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Economic uncertainty dampens U.S. business travel growth

Unlike past recoveries, job growth is not driving business travel expansion.

ALEXANDRIA – Economic turmoil in Europe, slower growth in China and U.S. unemployment are expected to curb business travel growth in the United States through the end of the year, according to the latest GBTA BTI™ Outlook – United States, a report from the Global Business Travel Association (GBTA) sponsored by Visa, Inc. With disappointing job gains and the upcoming Presidential election on the horizon, businesses appear to be taking a cautious approach to their investment in travel until there is greater economic certainty.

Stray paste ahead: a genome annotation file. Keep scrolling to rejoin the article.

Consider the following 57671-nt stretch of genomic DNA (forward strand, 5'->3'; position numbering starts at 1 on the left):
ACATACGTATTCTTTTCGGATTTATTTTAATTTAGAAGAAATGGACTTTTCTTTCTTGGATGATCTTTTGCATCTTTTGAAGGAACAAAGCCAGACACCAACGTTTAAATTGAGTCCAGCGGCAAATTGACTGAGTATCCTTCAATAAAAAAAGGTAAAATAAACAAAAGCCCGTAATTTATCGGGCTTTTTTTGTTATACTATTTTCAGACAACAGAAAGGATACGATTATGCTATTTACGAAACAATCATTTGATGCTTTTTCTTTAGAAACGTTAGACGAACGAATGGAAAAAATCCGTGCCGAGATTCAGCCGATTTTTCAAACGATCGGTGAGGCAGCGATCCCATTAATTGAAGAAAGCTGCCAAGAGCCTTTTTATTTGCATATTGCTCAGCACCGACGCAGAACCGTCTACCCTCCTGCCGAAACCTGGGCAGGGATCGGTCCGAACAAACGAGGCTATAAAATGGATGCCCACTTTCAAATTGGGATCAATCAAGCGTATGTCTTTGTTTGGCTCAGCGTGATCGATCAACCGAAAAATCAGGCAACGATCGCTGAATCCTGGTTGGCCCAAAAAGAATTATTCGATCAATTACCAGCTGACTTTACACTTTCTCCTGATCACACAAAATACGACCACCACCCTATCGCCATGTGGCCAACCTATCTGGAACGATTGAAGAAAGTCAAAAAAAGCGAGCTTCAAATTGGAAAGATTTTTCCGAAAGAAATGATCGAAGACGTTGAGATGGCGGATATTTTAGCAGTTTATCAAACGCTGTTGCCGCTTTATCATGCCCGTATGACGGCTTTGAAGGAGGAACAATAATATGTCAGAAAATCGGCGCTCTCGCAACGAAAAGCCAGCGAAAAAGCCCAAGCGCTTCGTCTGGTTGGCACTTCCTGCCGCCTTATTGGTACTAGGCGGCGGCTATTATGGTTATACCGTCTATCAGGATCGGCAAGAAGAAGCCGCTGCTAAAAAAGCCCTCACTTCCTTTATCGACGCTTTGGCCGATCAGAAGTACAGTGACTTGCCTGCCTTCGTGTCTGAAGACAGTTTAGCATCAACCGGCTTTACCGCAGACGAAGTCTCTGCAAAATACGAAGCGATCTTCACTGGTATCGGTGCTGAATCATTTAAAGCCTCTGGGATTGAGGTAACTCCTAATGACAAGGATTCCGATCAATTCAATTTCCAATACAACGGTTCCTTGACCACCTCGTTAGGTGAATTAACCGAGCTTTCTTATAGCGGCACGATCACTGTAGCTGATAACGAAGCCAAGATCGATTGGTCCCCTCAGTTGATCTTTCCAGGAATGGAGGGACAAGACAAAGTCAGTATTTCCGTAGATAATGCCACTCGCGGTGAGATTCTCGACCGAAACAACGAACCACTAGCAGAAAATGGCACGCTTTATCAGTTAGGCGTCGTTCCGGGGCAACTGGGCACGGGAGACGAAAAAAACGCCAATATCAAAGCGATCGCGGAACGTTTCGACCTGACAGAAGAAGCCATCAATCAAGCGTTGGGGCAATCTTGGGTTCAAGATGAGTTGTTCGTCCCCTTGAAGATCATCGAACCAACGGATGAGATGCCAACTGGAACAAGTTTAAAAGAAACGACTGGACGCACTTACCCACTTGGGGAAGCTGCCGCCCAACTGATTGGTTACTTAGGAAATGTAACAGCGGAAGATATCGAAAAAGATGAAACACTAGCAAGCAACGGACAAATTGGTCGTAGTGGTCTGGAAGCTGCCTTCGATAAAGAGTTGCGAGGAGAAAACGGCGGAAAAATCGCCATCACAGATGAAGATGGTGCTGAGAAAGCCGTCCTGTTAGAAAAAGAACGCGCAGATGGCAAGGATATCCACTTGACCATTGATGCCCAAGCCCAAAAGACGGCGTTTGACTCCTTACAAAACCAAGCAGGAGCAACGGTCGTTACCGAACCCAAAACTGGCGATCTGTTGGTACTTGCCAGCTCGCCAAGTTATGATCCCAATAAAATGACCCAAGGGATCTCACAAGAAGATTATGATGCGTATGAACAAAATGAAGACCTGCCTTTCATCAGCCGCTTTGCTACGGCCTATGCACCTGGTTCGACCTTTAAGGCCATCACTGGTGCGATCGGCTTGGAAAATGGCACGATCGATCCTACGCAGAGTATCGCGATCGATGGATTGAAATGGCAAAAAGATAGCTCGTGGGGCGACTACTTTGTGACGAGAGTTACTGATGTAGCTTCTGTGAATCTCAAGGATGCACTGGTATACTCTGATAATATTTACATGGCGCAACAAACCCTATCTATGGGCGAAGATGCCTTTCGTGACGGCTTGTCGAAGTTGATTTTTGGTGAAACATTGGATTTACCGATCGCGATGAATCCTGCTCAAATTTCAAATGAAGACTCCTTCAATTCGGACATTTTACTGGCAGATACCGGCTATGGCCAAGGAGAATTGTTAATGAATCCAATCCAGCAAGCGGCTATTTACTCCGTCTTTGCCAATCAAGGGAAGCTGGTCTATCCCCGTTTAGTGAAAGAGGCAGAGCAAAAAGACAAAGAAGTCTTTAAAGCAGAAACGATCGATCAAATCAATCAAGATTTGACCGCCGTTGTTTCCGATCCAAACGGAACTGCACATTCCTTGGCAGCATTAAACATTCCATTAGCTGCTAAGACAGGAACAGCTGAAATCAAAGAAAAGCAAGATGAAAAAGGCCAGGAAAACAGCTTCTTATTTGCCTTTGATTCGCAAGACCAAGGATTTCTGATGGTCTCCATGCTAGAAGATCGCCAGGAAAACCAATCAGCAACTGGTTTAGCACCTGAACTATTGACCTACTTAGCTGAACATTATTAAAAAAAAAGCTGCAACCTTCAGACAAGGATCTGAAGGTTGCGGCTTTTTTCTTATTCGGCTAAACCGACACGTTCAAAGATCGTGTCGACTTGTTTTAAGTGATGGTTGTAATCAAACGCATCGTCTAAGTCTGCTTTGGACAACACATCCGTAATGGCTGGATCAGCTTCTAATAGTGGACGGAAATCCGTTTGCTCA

GBTA now expects total U.S. business travel spending to grow 2.6% for 2012, reaching $257 billion by the end of the year. While this is a moderate increase since last quarter, when GBTA estimated growth for 2012 at 2.2%, the uptick in spend is largely being driven by rising business travel costs. Total business trip volume is expected to reach 438.1 million for 2012 – a reduction of -1.6% from 2011, when total business trip volume was 445 million.

Looking ahead to 2013, GBTA research forecasts business travel spend will grow 4.9%, reaching $270 billion – which is a slight upgrade from the 4.7% growth in 2013 that GBTA forecast last quarter. Total trip volume is expected to fall -1.1% in 2013.